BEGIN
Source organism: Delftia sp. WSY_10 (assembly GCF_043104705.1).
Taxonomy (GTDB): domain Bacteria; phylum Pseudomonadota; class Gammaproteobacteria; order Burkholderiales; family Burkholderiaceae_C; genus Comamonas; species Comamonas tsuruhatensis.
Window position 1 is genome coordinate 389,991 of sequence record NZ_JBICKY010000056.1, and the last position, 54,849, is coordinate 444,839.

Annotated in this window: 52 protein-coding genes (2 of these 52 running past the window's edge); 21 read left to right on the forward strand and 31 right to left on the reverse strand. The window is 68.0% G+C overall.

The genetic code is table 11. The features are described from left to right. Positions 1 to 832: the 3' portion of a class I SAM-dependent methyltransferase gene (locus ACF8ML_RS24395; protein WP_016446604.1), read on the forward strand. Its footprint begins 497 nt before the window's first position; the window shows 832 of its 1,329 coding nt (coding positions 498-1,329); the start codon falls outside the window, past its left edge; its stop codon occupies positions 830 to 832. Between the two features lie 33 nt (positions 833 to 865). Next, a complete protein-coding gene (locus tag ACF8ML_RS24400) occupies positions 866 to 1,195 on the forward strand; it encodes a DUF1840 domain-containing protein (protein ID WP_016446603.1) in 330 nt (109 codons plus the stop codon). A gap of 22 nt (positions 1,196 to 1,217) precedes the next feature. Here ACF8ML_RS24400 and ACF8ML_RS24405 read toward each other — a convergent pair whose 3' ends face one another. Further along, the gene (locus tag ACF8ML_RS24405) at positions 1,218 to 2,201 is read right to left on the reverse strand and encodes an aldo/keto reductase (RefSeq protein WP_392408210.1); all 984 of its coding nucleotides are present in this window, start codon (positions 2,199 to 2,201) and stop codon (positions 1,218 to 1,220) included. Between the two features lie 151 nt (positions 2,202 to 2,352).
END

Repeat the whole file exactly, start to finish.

Source organism: Delftia sp. WSY_10 (assembly GCF_043104705.1).
Taxonomy (GTDB): domain Bacteria; phylum Pseudomonadota; class Gammaproteobacteria; order Burkholderiales; family Burkholderiaceae_C; genus Comamonas; species Comamonas tsuruhatensis.
Window position 1 is genome coordinate 389,991 of sequence record NZ_JBICKY010000056.1, and the last position, 54,849, is coordinate 444,839.

Annotated in this window: 52 protein-coding genes (2 of these 52 running past the window's edge); 21 read left to right on the forward strand and 31 right to left on the reverse strand. The window is 68.0% G+C overall.

The genetic code is table 11. The features are described from left to right. Positions 1 to 832: the 3' portion of a class I SAM-dependent methyltransferase gene (locus ACF8ML_RS24395; protein WP_016446604.1), read on the forward strand. Its footprint begins 497 nt before the window's first position; the window shows 832 of its 1,329 coding nt (coding positions 498-1,329); the start codon falls outside the window, past its left edge; its stop codon occupies positions 830 to 832. Between the two features lie 33 nt (positions 833 to 865). Next, a complete protein-coding gene (locus tag ACF8ML_RS24400) occupies positions 866 to 1,195 on the forward strand; it encodes a DUF1840 domain-containing protein (protein ID WP_016446603.1) in 330 nt (109 codons plus the stop codon). A gap of 22 nt (positions 1,196 to 1,217) precedes the next feature. Here ACF8ML_RS24400 and ACF8ML_RS24405 read toward each other — a convergent pair whose 3' ends face one another. Further along, the gene (locus tag ACF8ML_RS24405) at positions 1,218 to 2,201 is read right to left on the reverse strand and encodes an aldo/keto reductase (RefSeq protein WP_392408210.1); all 984 of its coding nucleotides are present in this window, start codon (positions 2,199 to 2,201) and stop codon (positions 1,218 to 1,220) included. Between the two features lie 151 nt (positions 2,202 to 2,352).